Post-Transcriptional Gene Silencing of Agrobacterium tumefaciens Oncogenes

Speaker: Julie Law

Abstract:: Crown Gall Disease (CGD), which is caused by the soil bacterium
Agrobacterium tumefaciens, infects dicotyledonous plants and has become a
multimillion dollar problem in nurseries worldwide. The A.tumefaciens
bacterium causes CGD by integrating a portion of plasmid DNA into the host
plant. This portion of DNA contains the genes for isopentenyl
transferase (ipt) and tryptophan monooxygenase (iaaM). It is the
overproduction of these oncogenes causes the plant tumors associated with
CGD.
The focus of this HHMI project is to silence the expression of the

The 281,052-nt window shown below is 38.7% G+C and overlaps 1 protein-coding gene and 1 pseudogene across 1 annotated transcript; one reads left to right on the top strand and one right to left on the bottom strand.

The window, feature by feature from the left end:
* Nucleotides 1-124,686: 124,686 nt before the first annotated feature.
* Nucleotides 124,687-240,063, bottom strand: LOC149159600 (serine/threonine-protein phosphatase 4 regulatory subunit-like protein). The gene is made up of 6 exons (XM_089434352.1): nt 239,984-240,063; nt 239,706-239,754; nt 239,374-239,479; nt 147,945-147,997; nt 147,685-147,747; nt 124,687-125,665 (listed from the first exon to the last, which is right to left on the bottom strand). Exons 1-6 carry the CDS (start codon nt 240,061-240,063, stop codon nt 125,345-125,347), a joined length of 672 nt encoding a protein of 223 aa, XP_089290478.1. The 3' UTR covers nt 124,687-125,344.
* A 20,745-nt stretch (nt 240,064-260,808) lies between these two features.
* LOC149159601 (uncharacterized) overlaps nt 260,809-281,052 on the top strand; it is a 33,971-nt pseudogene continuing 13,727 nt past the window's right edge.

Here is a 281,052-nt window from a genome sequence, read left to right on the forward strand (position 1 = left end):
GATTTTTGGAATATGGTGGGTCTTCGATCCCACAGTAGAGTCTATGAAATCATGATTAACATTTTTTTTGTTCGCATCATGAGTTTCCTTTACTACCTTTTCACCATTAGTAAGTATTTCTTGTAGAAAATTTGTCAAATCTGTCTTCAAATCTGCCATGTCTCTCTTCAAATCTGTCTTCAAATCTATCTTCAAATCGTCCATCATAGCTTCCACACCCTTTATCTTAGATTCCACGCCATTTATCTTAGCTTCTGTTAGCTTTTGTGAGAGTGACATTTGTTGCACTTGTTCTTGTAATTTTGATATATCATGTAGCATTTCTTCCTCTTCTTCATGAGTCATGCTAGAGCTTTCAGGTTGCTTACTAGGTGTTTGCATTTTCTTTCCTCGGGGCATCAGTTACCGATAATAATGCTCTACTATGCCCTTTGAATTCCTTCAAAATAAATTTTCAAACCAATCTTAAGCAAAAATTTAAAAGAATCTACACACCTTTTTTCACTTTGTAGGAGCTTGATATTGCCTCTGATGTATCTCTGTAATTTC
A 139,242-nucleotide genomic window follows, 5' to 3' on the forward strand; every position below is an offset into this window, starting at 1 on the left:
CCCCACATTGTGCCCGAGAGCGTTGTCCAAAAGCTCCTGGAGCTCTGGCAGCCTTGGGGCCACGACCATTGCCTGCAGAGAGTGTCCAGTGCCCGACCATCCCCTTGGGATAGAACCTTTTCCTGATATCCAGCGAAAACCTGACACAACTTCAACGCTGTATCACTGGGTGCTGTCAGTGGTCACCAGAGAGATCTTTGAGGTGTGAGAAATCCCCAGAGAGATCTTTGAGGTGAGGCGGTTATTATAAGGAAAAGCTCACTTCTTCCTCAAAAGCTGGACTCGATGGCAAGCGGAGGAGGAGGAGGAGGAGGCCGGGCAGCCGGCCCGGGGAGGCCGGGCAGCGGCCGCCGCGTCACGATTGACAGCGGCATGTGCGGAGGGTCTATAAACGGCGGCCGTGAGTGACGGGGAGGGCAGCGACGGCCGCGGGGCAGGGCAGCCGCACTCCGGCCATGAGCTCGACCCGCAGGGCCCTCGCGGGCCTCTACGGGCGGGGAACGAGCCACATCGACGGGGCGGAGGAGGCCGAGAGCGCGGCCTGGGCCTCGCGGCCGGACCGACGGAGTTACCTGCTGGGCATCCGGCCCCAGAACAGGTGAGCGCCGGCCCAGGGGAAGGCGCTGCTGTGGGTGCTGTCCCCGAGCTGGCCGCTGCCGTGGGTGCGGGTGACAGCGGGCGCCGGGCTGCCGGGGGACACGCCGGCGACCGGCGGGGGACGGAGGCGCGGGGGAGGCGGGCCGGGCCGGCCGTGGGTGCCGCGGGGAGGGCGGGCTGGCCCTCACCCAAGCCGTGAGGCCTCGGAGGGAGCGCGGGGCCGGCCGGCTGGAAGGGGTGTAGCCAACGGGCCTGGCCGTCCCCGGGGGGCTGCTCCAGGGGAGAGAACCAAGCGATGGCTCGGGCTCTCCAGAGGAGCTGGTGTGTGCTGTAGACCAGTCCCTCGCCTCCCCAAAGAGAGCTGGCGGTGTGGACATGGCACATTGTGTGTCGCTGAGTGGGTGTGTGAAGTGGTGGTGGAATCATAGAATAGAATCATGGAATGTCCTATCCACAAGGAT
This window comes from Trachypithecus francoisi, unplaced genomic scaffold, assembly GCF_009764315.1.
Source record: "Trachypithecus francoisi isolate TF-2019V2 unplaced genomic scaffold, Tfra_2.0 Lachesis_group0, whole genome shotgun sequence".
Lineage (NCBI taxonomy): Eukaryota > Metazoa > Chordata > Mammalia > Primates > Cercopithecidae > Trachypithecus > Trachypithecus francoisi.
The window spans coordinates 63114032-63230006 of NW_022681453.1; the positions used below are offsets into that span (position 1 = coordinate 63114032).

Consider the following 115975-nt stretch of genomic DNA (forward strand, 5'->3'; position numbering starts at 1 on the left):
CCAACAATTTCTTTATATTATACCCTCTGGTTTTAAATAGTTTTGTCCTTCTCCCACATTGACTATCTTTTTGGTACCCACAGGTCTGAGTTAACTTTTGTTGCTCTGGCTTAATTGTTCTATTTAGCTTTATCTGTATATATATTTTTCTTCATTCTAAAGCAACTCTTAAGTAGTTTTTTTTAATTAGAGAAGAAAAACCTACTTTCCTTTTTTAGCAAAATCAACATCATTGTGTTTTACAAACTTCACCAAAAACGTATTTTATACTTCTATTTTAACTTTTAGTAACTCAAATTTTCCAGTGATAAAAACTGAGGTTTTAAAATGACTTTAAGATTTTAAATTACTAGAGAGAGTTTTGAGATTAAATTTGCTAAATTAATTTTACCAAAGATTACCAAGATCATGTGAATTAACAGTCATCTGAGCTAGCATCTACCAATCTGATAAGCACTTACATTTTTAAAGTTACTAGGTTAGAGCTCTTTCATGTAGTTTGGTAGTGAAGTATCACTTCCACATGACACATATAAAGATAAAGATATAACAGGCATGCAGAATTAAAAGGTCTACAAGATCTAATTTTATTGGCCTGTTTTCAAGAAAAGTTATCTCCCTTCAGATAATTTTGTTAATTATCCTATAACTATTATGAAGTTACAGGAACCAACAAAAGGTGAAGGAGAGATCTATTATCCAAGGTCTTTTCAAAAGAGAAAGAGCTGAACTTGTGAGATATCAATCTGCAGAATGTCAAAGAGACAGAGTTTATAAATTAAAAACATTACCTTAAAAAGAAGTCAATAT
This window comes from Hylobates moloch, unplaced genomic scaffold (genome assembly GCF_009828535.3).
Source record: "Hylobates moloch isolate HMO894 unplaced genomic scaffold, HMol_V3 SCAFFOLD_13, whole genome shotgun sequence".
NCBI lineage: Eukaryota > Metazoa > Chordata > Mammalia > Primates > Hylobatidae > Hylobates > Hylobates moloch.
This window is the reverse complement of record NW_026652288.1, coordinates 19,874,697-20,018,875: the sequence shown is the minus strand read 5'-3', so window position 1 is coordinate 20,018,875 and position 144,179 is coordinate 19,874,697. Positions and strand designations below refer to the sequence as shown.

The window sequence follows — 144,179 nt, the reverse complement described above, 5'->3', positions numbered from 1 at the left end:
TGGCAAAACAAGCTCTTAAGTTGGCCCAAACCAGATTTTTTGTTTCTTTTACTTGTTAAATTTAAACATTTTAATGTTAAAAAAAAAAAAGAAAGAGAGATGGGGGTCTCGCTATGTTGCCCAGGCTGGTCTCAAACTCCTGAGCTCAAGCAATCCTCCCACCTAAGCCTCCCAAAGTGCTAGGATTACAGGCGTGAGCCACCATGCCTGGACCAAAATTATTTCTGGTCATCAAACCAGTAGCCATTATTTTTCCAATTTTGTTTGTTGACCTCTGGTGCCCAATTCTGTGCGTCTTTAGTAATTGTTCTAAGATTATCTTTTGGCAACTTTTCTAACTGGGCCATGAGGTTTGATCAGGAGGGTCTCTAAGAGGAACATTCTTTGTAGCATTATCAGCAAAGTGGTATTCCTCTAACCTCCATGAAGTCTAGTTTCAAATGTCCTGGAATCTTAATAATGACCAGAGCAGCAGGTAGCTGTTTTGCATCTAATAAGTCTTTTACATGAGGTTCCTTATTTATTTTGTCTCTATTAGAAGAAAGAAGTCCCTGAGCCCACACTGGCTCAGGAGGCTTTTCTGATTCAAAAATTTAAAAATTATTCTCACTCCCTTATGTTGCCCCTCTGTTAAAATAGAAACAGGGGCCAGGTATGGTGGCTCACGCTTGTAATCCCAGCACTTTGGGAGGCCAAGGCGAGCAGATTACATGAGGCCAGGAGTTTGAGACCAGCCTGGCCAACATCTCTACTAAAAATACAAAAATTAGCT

two oncogenes of interest: ipt and iaaM, and thus the prevent CGD. The
method being used to achieve this goal-post transcriptional gene silencing
(PTGS)-is initiated by the presence of dsRNA of at least 70% homology to
the genes of interest.
The broad experimental procedure of this project begins with the
creation of a DNA construct, which contains inverted repeat copies of the
ipt and iaaM sequences identical to the A. tumefaciens oncogenes. The
inverted repeat structure will allow the formation of dsRNA upon
transcription by the plant host. Once the construct is built it will be
integrated into the chromosomes of Arabodopsis thailana plants, resulting
in a parent transgenic plant line. Subsequent generations of these parent
lines will then be treated with wild- type A. tumefaciens to test for
resistance to CGD.